One afternoon I was walking along the high street and I saw coming towards me Jake, who said he was DJing the following weekend at the same cinema bar he had played in precisely a year before. Again there would be an eighties film playing beforehand, and again he would be playing various eighties songs. Would I come? He also said that he had recently made up with Jamie, and that he would probably be there too. I am not sure if he offered this disclosure out of enthusiasm or as a warning: that he was so happy that they would become friends again, or to give me advance notice. Perhaps had he given me a little more information within the advanced notice I wouldn't have gone at all, but maybe at that moment he didn't have it. I took a seat in the cinema just after the trailers had started. The lights were down and most people had taken their seats, so I sat near the end of the row in a busy, one hundred and fifty seat cinema, and as I scanned the heads around me I saw two rows in front Jamie's head, and sitting next to him was what looked like Rachel. Over the course of the film I paid some attention to what was on the screen but no less attention to what was happening in front of me in the auditorium as the woman put her head on Jamie's shoulder halfway through the film and kept it there till the end.

After the screening, I hoped to sneak out, but as I exited before anybody else I saw Jack in the foyer saying he was really pleased I had come, clearly assuming I had done so to hear him play. At that moment it occurred to me that he hadn't known anything had taken place between Rachel and me: he would have only seen us leave the cafe bar together a year ago, and so saw no reason why an awkward moment was about to ensue. Seeing that I was on my own he said I should join him. I could help him set up if I liked. There wasn't much to do; I could see this was Jack trying to include me without asking anything of me, and for a couple of minutes I worked through his eighties vinyl records, impressed at the effort he must have made to build up this collection of around three hundred LPs (out of general a collection of three thousand, he later said). I noticed too that he had all of the songs played in the film lined up at the back of the box. I asked Jack if he'd like a drink. He said I could get him a pint: it would be on the house. As I stood at the counter with a wide mirror the length of the bar behind it, I could see coming in Jamie and Rachel, affectionately wrapped round each other as though they had both come out drunk from a club at three in the morning. While waiting to get served I wondered whether either of them had seen me at the screening, and also whether Jamie knew that I'd been seeing Rachel. If the answer was affirmative in both instances how could I not see their behaviour as somehow being performed for me? When I returned with the drinks, they were both standing next to Jake. They nodded as though both had met me somewhere before but couldn't quite remember where, and over the next few minutes I worked out with some confidence that Rachel hadn't told Jamie anything about our fling, that Jamie had been as happy for our friendship to fade out as I had been, and Jack looked very pleased that Jamie was a friend again, with Jamie standing next to the decks somehow increasing, once more, in Jack's eyes, Jack's standing. I continued to assume Jamie knew nothing about the affair with Rachel when he asked me what I had been doing over the last year. There was nothing in Jamie's personality which would suggest that type of irony; plenty in Rachel's indicating she knew how to keep a secret. She didn't say a word. As he asked I half glanced at Rachel and she couldn't quite keep a smirk off her face. I felt an indiscernible complicity that I tried to work out an hour later as I was walking home alone. I was sure there had been no prior ulterior motive to Rachel's actions but there she was back with Jamie and showing that even the most stern practitioner of neither a lender nor a borrower be can find himself a victim of it; if victim ought to be the word. I also thought about the type of actress Rachel was, since during the time we were together she had appeared in no plays, and been instead in a couple of music videos with no dialogue. Indeed, there hadn't been any speaking parts I could find when I had looked online just after we started seeing each other. There were adverts, roles as an extra, and a few music videos. She was enigmatic in everything and expressive in nothing. She more or less appeared to have been playing the same role on Jamie's arm that evening. Arriving home at the flat I had bought with Maria I could feel not for the first time the emptiness of a space far too big for one, but I was thinking not of Maria, especially, but of my friends who, like Maria, had brought others into the world. An act of creation quite distinct from the creative act of theatre, music and film. but also one that I thought, at that given moment, and perhaps only for a moment, seemed so much less fluid and no less meaningful.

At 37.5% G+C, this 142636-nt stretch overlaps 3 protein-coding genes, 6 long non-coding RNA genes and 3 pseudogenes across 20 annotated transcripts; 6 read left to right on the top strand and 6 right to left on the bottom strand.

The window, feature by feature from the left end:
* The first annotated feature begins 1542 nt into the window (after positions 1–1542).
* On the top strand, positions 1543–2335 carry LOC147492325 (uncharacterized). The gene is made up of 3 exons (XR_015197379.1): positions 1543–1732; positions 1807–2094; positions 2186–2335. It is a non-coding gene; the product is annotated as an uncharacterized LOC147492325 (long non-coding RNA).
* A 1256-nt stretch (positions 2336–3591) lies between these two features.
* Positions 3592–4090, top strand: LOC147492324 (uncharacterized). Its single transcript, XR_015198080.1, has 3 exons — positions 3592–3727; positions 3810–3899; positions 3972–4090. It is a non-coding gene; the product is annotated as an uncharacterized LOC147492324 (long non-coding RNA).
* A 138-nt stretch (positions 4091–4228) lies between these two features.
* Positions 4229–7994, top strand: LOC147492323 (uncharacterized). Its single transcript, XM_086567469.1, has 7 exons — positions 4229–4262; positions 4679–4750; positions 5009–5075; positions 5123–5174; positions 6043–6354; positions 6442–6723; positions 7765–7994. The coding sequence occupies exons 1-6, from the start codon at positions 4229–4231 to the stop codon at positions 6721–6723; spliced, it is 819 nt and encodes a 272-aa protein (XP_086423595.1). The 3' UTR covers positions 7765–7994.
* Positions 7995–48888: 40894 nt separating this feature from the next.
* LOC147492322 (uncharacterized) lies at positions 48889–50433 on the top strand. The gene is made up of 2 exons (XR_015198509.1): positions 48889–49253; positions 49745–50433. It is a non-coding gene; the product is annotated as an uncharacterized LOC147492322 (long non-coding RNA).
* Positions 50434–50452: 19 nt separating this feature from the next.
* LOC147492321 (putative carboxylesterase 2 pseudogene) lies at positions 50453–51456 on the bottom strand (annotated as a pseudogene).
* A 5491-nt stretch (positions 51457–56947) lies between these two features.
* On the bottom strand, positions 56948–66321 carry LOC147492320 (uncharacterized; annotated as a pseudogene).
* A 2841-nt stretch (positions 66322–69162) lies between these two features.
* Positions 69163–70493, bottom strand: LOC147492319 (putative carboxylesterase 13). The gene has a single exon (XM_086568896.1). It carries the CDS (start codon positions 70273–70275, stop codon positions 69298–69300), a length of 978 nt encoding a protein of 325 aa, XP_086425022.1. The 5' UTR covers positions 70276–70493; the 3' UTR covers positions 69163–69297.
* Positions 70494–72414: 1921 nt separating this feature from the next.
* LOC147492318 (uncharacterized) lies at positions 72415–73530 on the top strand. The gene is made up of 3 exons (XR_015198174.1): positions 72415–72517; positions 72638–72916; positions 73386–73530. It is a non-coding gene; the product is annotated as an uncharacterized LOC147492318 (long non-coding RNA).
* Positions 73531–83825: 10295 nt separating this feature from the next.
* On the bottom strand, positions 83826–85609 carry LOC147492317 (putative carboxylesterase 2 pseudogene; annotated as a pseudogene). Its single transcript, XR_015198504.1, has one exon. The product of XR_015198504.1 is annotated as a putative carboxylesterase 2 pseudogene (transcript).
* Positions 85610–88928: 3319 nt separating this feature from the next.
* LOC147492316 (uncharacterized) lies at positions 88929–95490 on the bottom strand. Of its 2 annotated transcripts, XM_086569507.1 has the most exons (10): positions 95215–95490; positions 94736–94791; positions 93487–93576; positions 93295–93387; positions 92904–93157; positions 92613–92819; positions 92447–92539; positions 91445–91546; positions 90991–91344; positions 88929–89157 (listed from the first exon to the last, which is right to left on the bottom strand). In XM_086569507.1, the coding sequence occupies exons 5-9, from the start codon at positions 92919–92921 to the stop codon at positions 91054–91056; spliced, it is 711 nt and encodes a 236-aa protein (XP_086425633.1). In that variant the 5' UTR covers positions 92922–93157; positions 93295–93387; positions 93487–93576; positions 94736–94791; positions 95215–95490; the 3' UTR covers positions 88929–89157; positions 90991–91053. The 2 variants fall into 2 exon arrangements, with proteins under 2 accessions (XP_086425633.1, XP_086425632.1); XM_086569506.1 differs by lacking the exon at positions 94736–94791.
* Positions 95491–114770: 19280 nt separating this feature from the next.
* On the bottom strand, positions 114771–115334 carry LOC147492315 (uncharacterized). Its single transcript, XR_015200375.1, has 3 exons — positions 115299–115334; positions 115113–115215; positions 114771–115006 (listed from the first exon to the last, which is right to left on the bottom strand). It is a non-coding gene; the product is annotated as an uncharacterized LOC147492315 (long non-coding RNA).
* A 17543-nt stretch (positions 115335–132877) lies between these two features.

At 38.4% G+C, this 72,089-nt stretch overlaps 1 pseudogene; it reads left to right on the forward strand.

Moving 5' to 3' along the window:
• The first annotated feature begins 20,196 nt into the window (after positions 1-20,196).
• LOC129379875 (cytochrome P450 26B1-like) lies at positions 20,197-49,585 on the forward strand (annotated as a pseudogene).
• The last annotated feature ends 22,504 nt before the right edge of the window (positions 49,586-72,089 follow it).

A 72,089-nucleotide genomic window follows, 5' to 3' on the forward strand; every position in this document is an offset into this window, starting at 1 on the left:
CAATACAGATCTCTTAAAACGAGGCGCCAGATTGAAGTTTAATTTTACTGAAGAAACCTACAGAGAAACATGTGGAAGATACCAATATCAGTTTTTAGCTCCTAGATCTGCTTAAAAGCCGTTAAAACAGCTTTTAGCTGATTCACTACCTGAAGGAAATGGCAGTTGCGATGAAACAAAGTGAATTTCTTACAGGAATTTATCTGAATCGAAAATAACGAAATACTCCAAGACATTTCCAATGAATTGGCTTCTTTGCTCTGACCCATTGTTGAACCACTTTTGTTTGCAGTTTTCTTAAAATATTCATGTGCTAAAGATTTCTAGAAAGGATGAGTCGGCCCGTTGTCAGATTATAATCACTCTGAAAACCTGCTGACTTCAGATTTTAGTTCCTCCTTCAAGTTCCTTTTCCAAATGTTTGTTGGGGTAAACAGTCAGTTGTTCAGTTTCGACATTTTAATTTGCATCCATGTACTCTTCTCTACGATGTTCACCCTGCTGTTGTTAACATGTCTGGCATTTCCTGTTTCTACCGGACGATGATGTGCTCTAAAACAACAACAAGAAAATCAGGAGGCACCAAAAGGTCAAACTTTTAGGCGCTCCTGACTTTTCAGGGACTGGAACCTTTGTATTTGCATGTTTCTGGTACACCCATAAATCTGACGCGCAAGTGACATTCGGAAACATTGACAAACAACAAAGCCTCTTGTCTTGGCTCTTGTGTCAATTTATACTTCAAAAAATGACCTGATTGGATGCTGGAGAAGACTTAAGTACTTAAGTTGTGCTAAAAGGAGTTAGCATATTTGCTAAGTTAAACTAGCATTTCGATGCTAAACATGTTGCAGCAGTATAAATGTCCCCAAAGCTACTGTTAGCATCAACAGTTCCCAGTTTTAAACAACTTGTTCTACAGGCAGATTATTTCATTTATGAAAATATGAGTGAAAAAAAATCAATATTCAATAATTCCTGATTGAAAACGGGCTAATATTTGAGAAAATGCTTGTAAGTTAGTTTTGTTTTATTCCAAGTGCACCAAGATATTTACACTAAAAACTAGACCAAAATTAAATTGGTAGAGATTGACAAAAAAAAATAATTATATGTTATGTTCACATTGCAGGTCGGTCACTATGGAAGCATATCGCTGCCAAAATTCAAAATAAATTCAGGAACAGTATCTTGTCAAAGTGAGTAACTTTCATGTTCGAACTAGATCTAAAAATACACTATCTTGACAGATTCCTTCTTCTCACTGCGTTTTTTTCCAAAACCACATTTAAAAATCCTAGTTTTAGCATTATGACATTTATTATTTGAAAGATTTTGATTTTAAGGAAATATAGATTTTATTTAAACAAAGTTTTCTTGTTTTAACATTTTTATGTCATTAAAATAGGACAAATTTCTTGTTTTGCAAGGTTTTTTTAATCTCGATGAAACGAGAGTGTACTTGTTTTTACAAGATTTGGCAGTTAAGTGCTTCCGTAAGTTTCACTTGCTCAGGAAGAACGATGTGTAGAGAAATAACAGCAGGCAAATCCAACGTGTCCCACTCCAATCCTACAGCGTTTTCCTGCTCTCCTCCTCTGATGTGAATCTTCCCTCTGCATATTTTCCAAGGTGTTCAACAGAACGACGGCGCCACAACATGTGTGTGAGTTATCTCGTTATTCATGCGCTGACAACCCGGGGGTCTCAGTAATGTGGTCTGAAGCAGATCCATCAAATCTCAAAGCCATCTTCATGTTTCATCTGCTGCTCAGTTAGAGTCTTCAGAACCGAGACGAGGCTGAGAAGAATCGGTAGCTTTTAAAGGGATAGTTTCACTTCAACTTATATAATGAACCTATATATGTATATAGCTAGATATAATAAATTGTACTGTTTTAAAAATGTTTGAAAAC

© Tony McKibbin